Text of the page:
The plan of action was to wait the strike out. After a few hours of playing scrabble, gin rummy, and eating far too much candy out of sheer boredom, it was announced that we would leave the island by row boat and walk around the strike--1.5 kilometers--where we would then be picked up by bus. Annoying, but simple enough, we thought.

As we started down the path, a heavy rainfall impeded our journey and we had to hide out in an elephant trainer's shack before we could continue down the muddy, slippery path to the row boat. After waiting for the row boat to arrive to the bank, 11 of us piled into a small, narrow boat, that because of our weight, was riding much too low beneath the water. A toothpick-sized layer of wood separated the water and the lip of the boat.

A jeep (not a bus) waited for us on the other side. We squeezed in, 11 of us, and went down a bumpy path not to the tourist bus but to a hotel affiliated with the Jungle Island Resort. We took our 50 pound bags into the hotel, only to be hold to pile back into a small bus. We were told that the strike might be over. The strike wasn't over, we soon discovered after running into miles of parked cars that hadn't moved for hours. "Now you walk," said the bus driver. Naturally.

After walking down a busy road with our rhino-sized backpacks for half an hour (I felt like I was in an iron man competition, except instead of being cheered on, the Nepalis were looking at us as if we were Shiva himself), another bus picked us up. "Finally," I thought. "Now we'll be able to go to Kathmandu." We were especially worried because we had a flight back to Delhi the next day. Wrong.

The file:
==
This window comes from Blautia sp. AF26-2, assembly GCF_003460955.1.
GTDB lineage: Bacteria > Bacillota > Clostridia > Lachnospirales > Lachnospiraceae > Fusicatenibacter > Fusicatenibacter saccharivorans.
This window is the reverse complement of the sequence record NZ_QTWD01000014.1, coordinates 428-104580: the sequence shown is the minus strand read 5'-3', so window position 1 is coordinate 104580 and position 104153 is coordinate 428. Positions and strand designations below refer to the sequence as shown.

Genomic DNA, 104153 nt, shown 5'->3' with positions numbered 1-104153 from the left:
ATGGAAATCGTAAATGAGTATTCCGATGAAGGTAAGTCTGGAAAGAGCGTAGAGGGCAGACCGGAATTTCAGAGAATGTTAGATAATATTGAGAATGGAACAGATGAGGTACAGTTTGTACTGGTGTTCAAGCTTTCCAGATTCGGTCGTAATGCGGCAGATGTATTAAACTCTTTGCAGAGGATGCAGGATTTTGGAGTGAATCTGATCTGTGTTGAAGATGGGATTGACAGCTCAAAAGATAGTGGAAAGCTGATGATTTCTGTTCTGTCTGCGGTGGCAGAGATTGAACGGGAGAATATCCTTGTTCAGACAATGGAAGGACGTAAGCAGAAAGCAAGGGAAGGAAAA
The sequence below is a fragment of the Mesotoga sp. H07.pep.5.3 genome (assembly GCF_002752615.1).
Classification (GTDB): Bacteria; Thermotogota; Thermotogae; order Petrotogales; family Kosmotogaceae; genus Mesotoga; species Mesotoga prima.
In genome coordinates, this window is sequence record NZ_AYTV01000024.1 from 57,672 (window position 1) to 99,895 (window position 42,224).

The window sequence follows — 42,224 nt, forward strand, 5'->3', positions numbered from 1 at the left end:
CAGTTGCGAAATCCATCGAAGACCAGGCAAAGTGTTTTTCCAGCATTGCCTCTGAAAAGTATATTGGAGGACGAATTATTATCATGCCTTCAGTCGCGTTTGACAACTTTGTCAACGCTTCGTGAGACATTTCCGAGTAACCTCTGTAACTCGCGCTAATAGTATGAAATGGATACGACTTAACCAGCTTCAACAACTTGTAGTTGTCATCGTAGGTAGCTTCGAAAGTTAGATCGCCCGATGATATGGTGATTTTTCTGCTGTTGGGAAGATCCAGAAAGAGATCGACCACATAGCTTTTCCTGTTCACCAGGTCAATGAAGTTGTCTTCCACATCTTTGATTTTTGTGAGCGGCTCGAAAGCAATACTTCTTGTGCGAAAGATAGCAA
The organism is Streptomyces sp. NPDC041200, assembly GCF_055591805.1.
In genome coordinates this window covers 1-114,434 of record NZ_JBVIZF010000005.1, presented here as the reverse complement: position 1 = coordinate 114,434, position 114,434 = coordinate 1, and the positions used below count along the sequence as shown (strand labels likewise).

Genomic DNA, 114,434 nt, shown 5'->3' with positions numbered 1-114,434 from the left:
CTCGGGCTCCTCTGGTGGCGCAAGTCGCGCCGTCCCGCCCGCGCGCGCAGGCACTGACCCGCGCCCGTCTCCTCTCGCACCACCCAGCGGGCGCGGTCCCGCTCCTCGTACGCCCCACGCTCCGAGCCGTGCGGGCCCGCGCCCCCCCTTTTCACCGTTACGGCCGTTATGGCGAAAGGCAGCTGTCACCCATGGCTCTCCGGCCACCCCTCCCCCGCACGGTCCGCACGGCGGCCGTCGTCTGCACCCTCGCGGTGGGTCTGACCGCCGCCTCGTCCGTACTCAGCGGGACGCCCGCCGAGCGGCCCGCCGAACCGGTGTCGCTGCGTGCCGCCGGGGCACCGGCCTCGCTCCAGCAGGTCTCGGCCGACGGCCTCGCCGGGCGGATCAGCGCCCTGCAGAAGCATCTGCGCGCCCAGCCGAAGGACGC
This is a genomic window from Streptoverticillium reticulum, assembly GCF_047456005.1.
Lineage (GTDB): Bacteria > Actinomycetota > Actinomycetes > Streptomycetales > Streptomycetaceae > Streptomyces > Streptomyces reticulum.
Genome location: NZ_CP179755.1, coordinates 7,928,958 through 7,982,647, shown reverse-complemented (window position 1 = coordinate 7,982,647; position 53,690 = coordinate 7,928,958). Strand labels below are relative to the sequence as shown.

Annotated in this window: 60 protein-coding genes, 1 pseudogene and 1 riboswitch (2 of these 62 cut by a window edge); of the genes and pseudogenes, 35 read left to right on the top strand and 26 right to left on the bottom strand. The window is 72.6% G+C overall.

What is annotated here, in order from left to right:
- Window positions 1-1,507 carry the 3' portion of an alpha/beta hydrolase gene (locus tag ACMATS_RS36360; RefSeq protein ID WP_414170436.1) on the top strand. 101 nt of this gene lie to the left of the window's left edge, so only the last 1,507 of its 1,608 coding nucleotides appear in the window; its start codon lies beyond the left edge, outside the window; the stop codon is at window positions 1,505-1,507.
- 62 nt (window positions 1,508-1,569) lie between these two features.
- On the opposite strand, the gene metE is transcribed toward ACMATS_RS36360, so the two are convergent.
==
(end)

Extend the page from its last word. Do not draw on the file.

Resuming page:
This bus took us to another bus which wasn't a tourist vehicle at all, but a local bus. The seats had strange stains and was made for midgets. I'm pretty sure there were a few goats and Nepalis piled on to the top of the bus as well. There was no room for our luggage except for our laps. Fiver hours and two chip bags later, we were back to what we would call 'home' for the night. Naturally.

Saturday, June 14, 2008

Fear Factor: Nepal

We got mugged on the way to the World Peace Pagoda, but it didn't go down exactly the way we'd expected.

After being advised by the Lonely Planet that there had been in recent years a string of tourists who'd reported getting mugged on the two-hour forest hike from the small lakeside town of Pokhara to the hill-straddling World Peace Pagoda, we'd elected to leave our more important possessions -- camera, passports, etc -- in our $7-a-night hotel room, figuring they'd be safer there than in the path of Maoist muggers.